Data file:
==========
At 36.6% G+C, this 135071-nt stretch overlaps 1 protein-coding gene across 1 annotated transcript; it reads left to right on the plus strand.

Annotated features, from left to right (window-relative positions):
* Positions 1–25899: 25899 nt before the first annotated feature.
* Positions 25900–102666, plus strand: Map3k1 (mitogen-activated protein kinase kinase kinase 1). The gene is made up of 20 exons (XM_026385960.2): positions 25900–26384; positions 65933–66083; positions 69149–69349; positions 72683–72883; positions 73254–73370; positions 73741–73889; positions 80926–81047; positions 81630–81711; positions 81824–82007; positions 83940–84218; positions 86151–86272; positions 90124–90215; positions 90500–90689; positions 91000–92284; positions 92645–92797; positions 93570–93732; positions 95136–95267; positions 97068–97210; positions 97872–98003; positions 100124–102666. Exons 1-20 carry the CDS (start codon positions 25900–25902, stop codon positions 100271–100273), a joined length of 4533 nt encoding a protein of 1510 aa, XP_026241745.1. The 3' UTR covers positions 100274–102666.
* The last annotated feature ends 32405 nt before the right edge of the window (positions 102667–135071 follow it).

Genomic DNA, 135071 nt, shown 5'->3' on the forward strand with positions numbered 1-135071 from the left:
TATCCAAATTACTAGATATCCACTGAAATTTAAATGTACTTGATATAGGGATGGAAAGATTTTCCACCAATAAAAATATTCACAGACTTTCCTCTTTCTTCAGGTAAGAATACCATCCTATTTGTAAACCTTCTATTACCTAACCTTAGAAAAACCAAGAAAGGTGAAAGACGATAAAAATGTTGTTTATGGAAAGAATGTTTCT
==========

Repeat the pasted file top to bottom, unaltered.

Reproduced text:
At 36.6% G+C, this 135071-nt stretch overlaps 1 protein-coding gene across 1 annotated transcript; it reads left to right on the plus strand.

Annotated features, from left to right (window-relative positions):
* Positions 1–25899: 25899 nt before the first annotated feature.
* Positions 25900–102666, plus strand: Map3k1 (mitogen-activated protein kinase kinase kinase 1). The gene is made up of 20 exons (XM_026385960.2): positions 25900–26384; positions 65933–66083; positions 69149–69349; positions 72683–72883; positions 73254–73370; positions 73741–73889; positions 80926–81047; positions 81630–81711; positions 81824–82007; positions 83940–84218; positions 86151–86272; positions 90124–90215; positions 90500–90689; positions 91000–92284; positions 92645–92797; positions 93570–93732; positions 95136–95267; positions 97068–97210; positions 97872–98003; positions 100124–102666. Exons 1-20 carry the CDS (start codon positions 25900–25902, stop codon positions 100271–100273), a joined length of 4533 nt encoding a protein of 1510 aa, XP_026241745.1. The 3' UTR covers positions 100274–102666.
* The last annotated feature ends 32405 nt before the right edge of the window (positions 102667–135071 follow it).

Genomic DNA, 135071 nt, shown 5'->3' on the forward strand with positions numbered 1-135071 from the left:
TATCCAAATTACTAGATATCCACTGAAATTTAAATGTACTTGATATAGGGATGGAAAGATTTTCCACCAATAAAAATATTCACAGACTTTCCTCTTTCTTCAGGTAAGAATACCATCCTATTTGTAAACCTTCTATTACCTAACCTTAGAAAAACCAAGAAAGGTGAAAGACGATAAAAATGTTGTTTATGGAAAGAATGTTTCT